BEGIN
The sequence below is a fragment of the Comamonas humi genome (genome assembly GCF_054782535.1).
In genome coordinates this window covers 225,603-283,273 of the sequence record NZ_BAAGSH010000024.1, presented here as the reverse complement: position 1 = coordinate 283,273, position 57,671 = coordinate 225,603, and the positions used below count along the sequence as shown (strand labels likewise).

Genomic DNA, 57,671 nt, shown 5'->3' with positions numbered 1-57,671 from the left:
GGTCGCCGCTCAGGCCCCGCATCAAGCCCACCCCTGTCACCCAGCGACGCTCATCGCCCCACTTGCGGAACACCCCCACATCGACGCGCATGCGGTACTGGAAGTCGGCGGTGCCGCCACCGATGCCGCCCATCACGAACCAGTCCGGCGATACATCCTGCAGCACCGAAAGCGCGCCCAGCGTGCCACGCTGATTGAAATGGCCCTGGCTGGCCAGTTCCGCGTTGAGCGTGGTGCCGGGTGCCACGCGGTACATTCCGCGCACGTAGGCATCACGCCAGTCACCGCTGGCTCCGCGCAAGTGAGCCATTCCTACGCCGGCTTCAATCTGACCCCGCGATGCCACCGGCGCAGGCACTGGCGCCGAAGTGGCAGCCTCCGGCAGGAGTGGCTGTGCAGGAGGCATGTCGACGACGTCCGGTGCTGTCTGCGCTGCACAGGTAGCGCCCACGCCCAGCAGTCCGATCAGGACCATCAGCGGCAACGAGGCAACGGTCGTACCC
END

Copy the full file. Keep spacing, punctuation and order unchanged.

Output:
The sequence below is a fragment of the Comamonas humi genome (genome assembly GCF_054782535.1).
In genome coordinates this window covers 225,603-283,273 of the sequence record NZ_BAAGSH010000024.1, presented here as the reverse complement: position 1 = coordinate 283,273, position 57,671 = coordinate 225,603, and the positions used below count along the sequence as shown (strand labels likewise).

Genomic DNA, 57,671 nt, shown 5'->3' with positions numbered 1-57,671 from the left:
GGTCGCCGCTCAGGCCCCGCATCAAGCCCACCCCTGTCACCCAGCGACGCTCATCGCCCCACTTGCGGAACACCCCCACATCGACGCGCATGCGGTACTGGAAGTCGGCGGTGCCGCCACCGATGCCGCCCATCACGAACCAGTCCGGCGATACATCCTGCAGCACCGAAAGCGCGCCCAGCGTGCCACGCTGATTGAAATGGCCCTGGCTGGCCAGTTCCGCGTTGAGCGTGGTGCCGGGTGCCACGCGGTACATTCCGCGCACGTAGGCATCACGCCAGTCACCGCTGGCTCCGCGCAAGTGAGCCATTCCTACGCCGGCTTCAATCTGACCCCGCGATGCCACCGGCGCAGGCACTGGCGCCGAAGTGGCAGCCTCCGGCAGGAGTGGCTGTGCAGGAGGCATGTCGACGACGTCCGGTGCTGTCTGCGCTGCACAGGTAGCGCCCACGCCCAGCAGTCCGATCAGGACCATCAGCGGCAACGAGGCAACGGTCGTACCC